The German Football League (DFL) are set to alter their revenue distribution model for both domestic and overseas broadcast rights starting from next season, in order to support club finances following the COVID-19 pandemic.
The current system, which was introduced in 2017, sees 70 per cent of domestic rights revenues shared based on a club’s performances from the previous five seasons.
The new model will see a greater share of the revenues being paid by TV broadcasters Sky Deutschland and digital sports media company DAZN, which is reported to be €1.16 billion annually.
In the 2021/22 and 2022/23 seasons, 53 per cent of the annual fee paid by the broadcasters will be divided equally among the clubs, which will then be followed by a 3 per cent decrease to 50 per cent for the next two seasons.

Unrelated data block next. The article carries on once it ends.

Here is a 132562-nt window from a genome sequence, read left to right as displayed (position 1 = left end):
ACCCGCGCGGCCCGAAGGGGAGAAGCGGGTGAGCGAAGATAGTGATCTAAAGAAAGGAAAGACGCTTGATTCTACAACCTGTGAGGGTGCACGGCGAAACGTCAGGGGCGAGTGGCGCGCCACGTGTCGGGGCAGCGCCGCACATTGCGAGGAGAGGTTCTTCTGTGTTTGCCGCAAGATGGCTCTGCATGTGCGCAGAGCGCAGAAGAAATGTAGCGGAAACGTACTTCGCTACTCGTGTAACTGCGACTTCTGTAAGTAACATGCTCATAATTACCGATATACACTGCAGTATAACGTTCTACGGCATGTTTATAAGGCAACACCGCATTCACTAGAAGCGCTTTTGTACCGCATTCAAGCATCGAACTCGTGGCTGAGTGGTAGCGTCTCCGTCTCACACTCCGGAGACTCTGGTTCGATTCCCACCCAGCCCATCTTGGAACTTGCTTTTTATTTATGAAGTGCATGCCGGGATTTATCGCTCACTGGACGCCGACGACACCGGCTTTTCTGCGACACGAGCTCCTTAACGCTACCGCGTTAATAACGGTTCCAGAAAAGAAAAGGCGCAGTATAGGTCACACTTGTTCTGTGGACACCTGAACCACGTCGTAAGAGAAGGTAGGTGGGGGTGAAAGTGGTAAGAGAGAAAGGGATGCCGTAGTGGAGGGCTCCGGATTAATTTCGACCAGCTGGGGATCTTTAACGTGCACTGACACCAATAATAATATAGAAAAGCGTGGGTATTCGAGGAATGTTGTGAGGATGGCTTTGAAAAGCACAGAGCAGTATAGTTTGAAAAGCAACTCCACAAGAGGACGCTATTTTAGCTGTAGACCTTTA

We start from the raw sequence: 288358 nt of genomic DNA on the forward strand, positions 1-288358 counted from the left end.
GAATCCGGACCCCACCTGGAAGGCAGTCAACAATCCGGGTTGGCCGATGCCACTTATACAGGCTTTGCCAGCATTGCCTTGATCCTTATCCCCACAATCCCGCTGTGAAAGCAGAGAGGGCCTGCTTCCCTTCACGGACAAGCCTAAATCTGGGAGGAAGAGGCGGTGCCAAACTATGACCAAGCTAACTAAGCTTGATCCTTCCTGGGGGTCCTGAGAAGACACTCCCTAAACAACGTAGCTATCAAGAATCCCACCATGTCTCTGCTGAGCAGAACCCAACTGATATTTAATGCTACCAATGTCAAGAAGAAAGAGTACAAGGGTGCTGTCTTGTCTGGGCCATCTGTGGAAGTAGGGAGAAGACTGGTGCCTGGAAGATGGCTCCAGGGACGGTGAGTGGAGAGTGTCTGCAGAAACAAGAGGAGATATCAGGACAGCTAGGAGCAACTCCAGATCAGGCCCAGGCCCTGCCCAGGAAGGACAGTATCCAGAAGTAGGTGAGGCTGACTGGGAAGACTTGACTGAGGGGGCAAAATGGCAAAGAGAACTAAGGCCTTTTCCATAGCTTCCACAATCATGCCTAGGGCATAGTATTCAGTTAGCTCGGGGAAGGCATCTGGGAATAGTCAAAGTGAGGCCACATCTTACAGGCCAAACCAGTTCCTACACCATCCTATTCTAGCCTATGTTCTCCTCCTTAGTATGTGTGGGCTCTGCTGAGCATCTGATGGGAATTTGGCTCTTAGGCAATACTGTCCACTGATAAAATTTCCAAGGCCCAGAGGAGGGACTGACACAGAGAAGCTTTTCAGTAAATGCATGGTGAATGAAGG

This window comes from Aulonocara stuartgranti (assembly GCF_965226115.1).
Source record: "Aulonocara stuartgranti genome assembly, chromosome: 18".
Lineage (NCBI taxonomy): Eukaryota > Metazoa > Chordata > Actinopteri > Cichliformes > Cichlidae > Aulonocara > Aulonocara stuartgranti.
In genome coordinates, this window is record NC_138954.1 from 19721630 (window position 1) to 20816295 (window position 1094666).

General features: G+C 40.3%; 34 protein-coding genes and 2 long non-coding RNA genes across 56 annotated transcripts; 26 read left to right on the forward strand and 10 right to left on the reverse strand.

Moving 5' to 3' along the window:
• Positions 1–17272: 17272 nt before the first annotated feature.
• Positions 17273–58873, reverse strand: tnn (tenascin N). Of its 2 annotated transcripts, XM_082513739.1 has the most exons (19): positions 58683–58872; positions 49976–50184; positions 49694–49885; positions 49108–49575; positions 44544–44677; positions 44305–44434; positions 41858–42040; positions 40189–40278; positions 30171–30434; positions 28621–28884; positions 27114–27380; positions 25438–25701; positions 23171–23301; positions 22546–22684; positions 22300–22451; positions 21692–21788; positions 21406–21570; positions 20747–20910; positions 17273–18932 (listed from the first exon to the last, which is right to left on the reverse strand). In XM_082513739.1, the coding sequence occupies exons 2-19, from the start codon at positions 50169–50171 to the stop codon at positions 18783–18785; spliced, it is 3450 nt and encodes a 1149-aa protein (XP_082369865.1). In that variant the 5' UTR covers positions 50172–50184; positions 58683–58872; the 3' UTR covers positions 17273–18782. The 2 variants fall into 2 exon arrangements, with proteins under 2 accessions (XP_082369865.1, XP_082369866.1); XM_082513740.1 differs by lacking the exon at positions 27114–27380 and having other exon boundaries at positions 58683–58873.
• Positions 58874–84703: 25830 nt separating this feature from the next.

Chief executive of the DFL, Christian Seifert commented: “We are trying to make decisions in really uncertain times, which are primarily aimed at driving all 36 clubs through this crisis. These are not times for radical solutions, but for reliable solutions in which one looks ahead.”
Changes to the DFL’s international broadcast rights will further see the revenue distributed more equally between the 18 top tier clubs, with a rise from 25 per cent to 35 per cent. The remaining revenue will be shared out based on historical performance in European competitions.
The impact of COVID-19, however, has had a negative influence on the budgets of broadcasting companies and accompanied with the loss of BeIN Sports as a broadcasting partner for the Middle East and North Africa, the DFL is predicting a €70 million decrease in income for the 2021/22 season compared to what was received in the 2019/20 campaign, which was around €180 million.
Author: William Hebb